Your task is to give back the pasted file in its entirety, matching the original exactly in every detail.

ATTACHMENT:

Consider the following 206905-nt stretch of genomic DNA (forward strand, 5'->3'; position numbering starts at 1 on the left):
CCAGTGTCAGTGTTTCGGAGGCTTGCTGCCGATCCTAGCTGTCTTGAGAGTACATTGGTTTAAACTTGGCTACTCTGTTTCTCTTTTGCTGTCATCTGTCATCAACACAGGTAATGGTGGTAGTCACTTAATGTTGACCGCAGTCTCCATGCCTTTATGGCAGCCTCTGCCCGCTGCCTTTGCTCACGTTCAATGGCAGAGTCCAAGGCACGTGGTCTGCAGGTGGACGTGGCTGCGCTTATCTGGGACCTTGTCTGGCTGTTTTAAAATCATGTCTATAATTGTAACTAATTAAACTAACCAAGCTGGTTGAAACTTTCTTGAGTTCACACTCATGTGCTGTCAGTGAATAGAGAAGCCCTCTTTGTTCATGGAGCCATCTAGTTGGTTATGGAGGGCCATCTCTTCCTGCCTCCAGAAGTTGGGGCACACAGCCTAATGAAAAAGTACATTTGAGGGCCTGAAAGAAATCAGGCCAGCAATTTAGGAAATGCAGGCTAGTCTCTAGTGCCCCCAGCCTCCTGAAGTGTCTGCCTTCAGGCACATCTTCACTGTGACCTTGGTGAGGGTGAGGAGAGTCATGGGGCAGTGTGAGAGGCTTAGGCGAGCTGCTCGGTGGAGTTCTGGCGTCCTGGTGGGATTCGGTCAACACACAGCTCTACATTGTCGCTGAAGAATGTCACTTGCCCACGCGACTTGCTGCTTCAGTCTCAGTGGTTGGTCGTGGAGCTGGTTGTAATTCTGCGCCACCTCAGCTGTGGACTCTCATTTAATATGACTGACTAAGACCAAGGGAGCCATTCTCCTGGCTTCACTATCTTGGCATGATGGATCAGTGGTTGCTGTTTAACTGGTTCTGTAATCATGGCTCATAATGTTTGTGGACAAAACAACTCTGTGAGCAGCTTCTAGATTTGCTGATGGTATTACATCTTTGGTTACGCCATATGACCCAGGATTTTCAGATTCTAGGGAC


Consider the following 206905-nt stretch of genomic DNA (forward strand, 5'->3'; position numbering starts at 1 on the left):
CCAGTGTCAGTGTTTCGGAGGCTTGCTGCCGATCCTAGCTGTCTTGAGAGTACATTGGTTTAAACTTGGCTACTCTGTTTCTCTTTTGCTGTCATCTGTCATCAACACAGGTAATGGTGGTAGTCACTTAATGTTGACCGCAGTCTCCATGCCTTTATGGCAGCCTCTGCCCGCTGCCTTTGCTCACGTTCAATGGCAGAGTCCAAGGCACGTGGTCTGCAGGTGGACGTGGCTGCGCTTATCTGGGACCTTGTCTGGCTGTTTTAAAATCATGTCTATAATTGTAACTAATTAAACTAACCAAGCTGGTTGAAACTTTCTTGAGTTCACACTCATGTGCTGTCAGTGAATAGAGAAGCCCTCTTTGTTCATGGAGCCATCTAGTTGGTTATGGAGGGCCATCTCTTCCTGCCTCCAGAAGTTGGGGCACACAGCCTAATGAAAAAGTACATTTGAGGGCCTGAAAGAAATCAGGCCAGCAATTTAGGAAATGCAGGCTAGTCTCTAGTGCCCCCAGCCTCCTGAAGTGTCTGCCTTCAGGCACATCTTCACTGTGACCTTGGTGAGGGTGAGGAGAGTCATGGGGCAGTGTGAGAGGCTTAGGCGAGCTGCTCGGTGGAGTTCTGGCGTCCTGGTGGGATTCGGTCAACACACAGCTCTACATTGTCGCTGAAGAATGTCACTTGCCCACGCGACTTGCTGCTTCAGTCTCAGTGGTTGGTCGTGGAGCTGGTTGTAATTCTGCGCCACCTCAGCTGTGGACTCTCATTTAATATGACTGACTAAGACCAAGGGAGCCATTCTCCTGGCTTCACTATCTTGGCATGATGGATCAGTGGTTGCTGTTTAACTGGTTCTGTAATCATGGCTCATAATGTTTGTGGACAAAACAACTCTGTGAGCAGCTTCTAGATTTGCTGATGGTATTACATCTTTGGTTACGCCATATGACCCAGGATTTTCAGATTCTAGGGAC